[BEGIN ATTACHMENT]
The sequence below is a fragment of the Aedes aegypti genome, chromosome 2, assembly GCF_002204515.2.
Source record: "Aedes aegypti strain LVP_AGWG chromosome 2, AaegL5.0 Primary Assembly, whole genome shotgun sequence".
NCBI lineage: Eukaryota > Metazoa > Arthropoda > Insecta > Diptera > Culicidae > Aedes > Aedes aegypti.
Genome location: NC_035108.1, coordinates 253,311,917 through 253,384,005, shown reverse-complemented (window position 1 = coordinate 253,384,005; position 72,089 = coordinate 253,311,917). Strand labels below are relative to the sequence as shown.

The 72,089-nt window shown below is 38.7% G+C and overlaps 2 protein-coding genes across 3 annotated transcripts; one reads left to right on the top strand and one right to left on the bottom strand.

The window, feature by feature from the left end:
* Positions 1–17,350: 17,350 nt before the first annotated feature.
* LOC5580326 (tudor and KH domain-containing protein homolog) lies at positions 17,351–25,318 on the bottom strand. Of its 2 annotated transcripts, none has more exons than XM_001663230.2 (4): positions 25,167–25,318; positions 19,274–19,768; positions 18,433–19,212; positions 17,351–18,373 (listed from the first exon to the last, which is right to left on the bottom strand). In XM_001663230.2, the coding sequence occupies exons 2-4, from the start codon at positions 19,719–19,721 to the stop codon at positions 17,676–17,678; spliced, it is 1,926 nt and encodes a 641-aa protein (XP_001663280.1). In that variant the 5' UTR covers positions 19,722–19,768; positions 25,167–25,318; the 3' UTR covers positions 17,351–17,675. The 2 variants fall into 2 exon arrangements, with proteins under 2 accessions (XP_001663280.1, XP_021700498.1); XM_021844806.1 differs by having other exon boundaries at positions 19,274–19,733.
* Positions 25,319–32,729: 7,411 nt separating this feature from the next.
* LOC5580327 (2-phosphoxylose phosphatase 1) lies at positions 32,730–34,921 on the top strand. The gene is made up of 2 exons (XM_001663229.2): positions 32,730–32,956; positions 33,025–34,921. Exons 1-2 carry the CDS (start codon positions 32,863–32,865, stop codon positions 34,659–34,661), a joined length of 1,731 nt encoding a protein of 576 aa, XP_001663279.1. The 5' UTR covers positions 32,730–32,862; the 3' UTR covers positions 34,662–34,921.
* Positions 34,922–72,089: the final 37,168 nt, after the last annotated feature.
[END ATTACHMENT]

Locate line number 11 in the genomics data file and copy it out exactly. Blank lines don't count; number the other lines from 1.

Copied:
* Positions 34,922–72,089: the final 37,168 nt, after the last annotated feature.